Q. Are there monarchs living on other continents?
A. Yes. I'll copy the answer I gave above. Monarchs are found in many places throughout the world, but they probably originated in the Americas, and were spread either with the help of humans or on their own to other places. They are found in Australia and New Zealand, and many islands east of these countries (most islands between Australia and Tahiti have monarchs). They are also found in Hawaii, most islands in the Caribbean, and even sometimes in western Europe.
Q. Can you tell the differance between a male and female monarch when they are in the larval state?
A. Only if you dissect them and look for the male's testes. In some butterfly species you can see these testes from the outside, but not monarchs.
Q. Do the males look for food more than the females?
A. I don't think so, but I've never studied this nor read about anyone else's study of this question. How could YOU answer it?
From: NEW YORK
Locust Valley Intermediate School
Q. If the female mates and is ready to lay her eggs and can't locate milkweed plants ,what does she do? Does she lay them on any plant she finds? If that is so, what becomes of the caterpillars?
A. Females will wait a long time to find milkweed. Sometimes in our cages we keep mated females without milkweed, and VERY rarely, we will find a few eggs on other plants or the sponges we use to feed the females. The caterpillars then die. That's a bad situation for females to be in, and their reproductive cycle is closely coordinated with their environment so that it doesn't happen too often. We have done studies here at the University of Minnesota that have shown that having milkweed around actually speeds up egg development in females that were overwintering in Mexico.
Q. When the monarchs go to Mexico how do they know where they are going?
A. This is a question that scientists are still working to answer. People working at the University of Kansas with Chip Taylor have shown that they use the sun, and also probably the earth's magnetic field to know which way is south during the fall migration. But we don't know how they find the specific spots in Mexico. Personally, I'm not sure that we'll ever be able to answer this one - which I think is kind of nice. I like mysteries!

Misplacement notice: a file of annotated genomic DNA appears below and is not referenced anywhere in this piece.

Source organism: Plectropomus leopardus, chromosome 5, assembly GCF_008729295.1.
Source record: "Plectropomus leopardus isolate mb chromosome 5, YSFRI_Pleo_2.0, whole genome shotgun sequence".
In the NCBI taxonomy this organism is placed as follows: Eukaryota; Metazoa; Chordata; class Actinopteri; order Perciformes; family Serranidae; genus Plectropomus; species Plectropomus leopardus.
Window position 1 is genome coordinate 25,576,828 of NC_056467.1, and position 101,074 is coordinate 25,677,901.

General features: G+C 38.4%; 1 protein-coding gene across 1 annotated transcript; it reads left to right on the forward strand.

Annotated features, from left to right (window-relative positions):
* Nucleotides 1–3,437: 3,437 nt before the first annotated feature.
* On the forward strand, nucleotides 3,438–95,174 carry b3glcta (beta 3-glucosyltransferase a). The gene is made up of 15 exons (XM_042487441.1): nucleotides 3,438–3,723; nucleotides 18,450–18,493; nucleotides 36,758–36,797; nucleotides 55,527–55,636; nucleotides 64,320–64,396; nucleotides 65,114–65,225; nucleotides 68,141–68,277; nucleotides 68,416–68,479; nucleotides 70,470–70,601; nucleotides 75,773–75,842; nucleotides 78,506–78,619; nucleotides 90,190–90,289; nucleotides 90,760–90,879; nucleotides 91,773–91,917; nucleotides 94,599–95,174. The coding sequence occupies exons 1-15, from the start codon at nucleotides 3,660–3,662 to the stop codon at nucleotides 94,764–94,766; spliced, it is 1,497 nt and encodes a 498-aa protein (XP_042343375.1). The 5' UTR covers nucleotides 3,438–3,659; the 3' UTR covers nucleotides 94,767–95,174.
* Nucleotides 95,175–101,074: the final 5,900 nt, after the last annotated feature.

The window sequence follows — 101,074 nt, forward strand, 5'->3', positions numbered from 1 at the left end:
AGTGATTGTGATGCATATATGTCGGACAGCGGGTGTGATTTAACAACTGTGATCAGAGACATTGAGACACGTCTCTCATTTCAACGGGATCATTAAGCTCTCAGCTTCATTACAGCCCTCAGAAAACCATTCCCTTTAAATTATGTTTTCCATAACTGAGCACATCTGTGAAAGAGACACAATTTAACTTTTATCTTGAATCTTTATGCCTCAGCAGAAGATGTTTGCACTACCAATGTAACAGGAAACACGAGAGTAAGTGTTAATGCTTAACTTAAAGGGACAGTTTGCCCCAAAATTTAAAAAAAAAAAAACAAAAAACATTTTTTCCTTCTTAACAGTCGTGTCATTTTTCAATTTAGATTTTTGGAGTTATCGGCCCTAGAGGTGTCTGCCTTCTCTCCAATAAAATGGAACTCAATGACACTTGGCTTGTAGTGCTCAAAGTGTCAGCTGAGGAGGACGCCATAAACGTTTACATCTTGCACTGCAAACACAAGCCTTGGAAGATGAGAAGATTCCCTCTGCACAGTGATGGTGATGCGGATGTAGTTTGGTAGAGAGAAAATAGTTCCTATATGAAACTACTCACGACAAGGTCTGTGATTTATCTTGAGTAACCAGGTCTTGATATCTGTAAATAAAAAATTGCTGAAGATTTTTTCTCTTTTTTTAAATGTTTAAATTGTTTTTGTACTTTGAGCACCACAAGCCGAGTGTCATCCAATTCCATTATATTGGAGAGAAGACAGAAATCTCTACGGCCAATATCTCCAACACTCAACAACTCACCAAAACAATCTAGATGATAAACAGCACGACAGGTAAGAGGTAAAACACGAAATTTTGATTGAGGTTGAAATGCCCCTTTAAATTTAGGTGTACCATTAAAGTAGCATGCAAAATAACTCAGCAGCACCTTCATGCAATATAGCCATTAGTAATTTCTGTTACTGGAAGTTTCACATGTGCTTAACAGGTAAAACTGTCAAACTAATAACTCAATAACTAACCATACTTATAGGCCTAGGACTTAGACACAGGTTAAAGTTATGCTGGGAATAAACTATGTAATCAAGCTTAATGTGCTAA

Q. Did you ever tag and track a specific group or colony of monarch butterlies to see where they are taking their journey to? If so, what were the results of your tagging?
A. No, I haven't done this. People working in the California colonies have, though. Just recently, Paul Cherubini from CA, made the following statement on the Monarch Watch listserve. "Monarchs tagged in the Santa Barbara area overwintering colonies have been recovered in all possible directions (e.g. in extreme southern California, Arizona, Nevada and throughout northern California)."
Q.With the recent logging practices in Mexico what impact do you feel will result in future monarch population numbers ?
A. I think that unless the rate of logging decreases, future monarch population numbers will be much lower. It is VERY important that the overwintering sites in Mexico are preserved. Of course, it is also VERY important that suitable breeding habitat and migratory routes in the US and Canada are preserved. We all need to work together to ensure that your children will still be able to study monarchs in their classrooms twenty or thirty years from now.
Department of Ecology, Evolution and Behavior University of Minnesota
1987 Upper Buford Circle
St. Paul MN 55108